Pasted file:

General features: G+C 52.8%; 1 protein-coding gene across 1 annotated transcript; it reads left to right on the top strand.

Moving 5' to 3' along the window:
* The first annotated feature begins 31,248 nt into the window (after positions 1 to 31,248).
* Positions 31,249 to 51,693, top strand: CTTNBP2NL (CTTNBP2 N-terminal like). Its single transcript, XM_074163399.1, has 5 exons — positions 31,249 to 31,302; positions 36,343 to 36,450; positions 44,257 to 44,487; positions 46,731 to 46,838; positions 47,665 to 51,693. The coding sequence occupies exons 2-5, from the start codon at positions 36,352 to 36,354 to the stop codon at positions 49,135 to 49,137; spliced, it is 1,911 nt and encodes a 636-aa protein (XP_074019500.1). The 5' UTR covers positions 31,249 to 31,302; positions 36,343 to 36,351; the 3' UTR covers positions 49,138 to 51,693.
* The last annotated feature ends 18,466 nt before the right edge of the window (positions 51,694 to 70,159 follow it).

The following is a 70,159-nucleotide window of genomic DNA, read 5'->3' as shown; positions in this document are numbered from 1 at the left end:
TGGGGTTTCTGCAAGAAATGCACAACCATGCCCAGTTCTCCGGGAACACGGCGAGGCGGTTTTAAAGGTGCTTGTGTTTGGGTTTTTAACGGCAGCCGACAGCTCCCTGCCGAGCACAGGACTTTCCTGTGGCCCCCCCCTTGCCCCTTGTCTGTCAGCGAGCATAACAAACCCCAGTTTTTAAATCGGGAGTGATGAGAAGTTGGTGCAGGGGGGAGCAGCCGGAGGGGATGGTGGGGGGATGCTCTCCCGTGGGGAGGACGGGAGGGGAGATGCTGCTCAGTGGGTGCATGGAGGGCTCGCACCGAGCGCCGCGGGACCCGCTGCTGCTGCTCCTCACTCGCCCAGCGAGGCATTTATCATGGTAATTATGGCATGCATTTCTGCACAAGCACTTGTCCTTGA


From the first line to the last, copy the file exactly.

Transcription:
General features: G+C 52.8%; 1 protein-coding gene across 1 annotated transcript; it reads left to right on the top strand.

Moving 5' to 3' along the window:
* The first annotated feature begins 31,248 nt into the window (after positions 1 to 31,248).
* Positions 31,249 to 51,693, top strand: CTTNBP2NL (CTTNBP2 N-terminal like). Its single transcript, XM_074163399.1, has 5 exons — positions 31,249 to 31,302; positions 36,343 to 36,450; positions 44,257 to 44,487; positions 46,731 to 46,838; positions 47,665 to 51,693. The coding sequence occupies exons 2-5, from the start codon at positions 36,352 to 36,354 to the stop codon at positions 49,135 to 49,137; spliced, it is 1,911 nt and encodes a 636-aa protein (XP_074019500.1). The 5' UTR covers positions 31,249 to 31,302; positions 36,343 to 36,351; the 3' UTR covers positions 49,138 to 51,693.
* The last annotated feature ends 18,466 nt before the right edge of the window (positions 51,694 to 70,159 follow it).

The following is a 70,159-nucleotide window of genomic DNA, read 5'->3' as shown; positions in this document are numbered from 1 at the left end:
TGGGGTTTCTGCAAGAAATGCACAACCATGCCCAGTTCTCCGGGAACACGGCGAGGCGGTTTTAAAGGTGCTTGTGTTTGGGTTTTTAACGGCAGCCGACAGCTCCCTGCCGAGCACAGGACTTTCCTGTGGCCCCCCCCTTGCCCCTTGTCTGTCAGCGAGCATAACAAACCCCAGTTTTTAAATCGGGAGTGATGAGAAGTTGGTGCAGGGGGGAGCAGCCGGAGGGGATGGTGGGGGGATGCTCTCCCGTGGGGAGGACGGGAGGGGAGATGCTGCTCAGTGGGTGCATGGAGGGCTCGCACCGAGCGCCGCGGGACCCGCTGCTGCTGCTCCTCACTCGCCCAGCGAGGCATTTATCATGGTAATTATGGCATGCATTTCTGCACAAGCACTTGTCCTTGA